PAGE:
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Converting inert plastic waste into energetic materials: A study on the light-accelerated decomposition of plastic waste with the Fenton reaction

Chow, Cheuk-Fai, Wong, Wing-Leung, Chan, Ching-Wan, Chan, Chung-Sum
Waste management 2018 v.75 pp. 174-180
Fourier transform infrared spectroscopy, catalysts, chemical reactions, energy, hydrogen peroxide, iron, oxidants, plastics, poly(vinyl chloride), polypropylenes, waste management, wastes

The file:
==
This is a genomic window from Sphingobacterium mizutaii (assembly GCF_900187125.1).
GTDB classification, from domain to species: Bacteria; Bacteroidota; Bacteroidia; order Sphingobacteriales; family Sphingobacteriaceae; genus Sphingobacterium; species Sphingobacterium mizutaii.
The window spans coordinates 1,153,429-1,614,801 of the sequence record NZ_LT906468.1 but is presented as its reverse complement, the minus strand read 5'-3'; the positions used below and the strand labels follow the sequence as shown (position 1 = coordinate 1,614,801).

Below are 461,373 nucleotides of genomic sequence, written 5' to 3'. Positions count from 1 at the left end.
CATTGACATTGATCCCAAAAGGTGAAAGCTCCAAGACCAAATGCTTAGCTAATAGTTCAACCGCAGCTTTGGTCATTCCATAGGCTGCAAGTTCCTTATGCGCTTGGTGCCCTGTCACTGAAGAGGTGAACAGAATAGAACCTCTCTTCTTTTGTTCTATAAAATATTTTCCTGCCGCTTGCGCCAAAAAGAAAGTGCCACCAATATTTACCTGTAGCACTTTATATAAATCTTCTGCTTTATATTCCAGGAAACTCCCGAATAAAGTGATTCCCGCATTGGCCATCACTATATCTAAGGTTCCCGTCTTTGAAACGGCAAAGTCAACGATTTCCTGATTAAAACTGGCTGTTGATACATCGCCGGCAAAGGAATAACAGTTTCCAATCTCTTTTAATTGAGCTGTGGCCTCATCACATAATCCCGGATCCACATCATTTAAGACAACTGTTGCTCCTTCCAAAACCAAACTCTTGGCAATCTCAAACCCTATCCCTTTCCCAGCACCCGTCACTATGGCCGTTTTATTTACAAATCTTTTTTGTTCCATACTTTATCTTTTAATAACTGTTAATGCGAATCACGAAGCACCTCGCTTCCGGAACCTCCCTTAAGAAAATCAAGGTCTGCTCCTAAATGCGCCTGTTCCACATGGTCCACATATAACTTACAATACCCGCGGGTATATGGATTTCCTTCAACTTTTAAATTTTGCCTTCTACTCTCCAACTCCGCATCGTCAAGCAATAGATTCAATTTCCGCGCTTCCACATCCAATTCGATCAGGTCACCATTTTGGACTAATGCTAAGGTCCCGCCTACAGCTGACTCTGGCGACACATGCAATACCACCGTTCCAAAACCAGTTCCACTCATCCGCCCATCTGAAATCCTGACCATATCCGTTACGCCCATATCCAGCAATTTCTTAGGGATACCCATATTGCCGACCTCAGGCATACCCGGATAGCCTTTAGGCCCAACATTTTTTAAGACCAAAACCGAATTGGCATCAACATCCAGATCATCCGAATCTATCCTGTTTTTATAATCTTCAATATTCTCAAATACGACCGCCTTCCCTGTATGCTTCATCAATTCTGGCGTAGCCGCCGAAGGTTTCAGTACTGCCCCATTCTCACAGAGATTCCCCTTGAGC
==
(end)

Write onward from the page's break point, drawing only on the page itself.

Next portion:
Better treatment and management strategies than landfilling are needed to address the large quantities of unrecycled plastic waste generated by daily human activities. Waste-to-energy conversion is an ideal benchmark for developing future large-scale waste management technologies. The present study explores a new approach for producing energetic materials by converting inert plastic waste into energy (thermal and mechanical energies) via a light-controlled process through the simple chemical activation of plastic waste, including polyethylene, polypropylene, and polyvinyl chloride. The inert and non-polar polymer surfaces of the plastics were modified by generating a number of sulfonic groups (SO3−) using chlorosulfuric acid, followed by grafting of Fe(III) catalyst onto the polymer chains to obtain activated polymer. Elemental analyses of these activated materials showed that the carbon-to-sulfur ratio ranged from 3:1 to 5:1. The FTIR spectra indicated the presence of CC bonds (vC=C: 1615–1630 cm−1) and SO bonds (vS=O: 1151–1167 cm−1) in the activated polymers after chemical reaction. These activated materials were energetic, as light could be used to convert them into thermal (1800–3200 J/g) and mechanical energies (380–560 kPa/g) using hydrogen peroxide as the oxidant under ambient conditions within 1 h.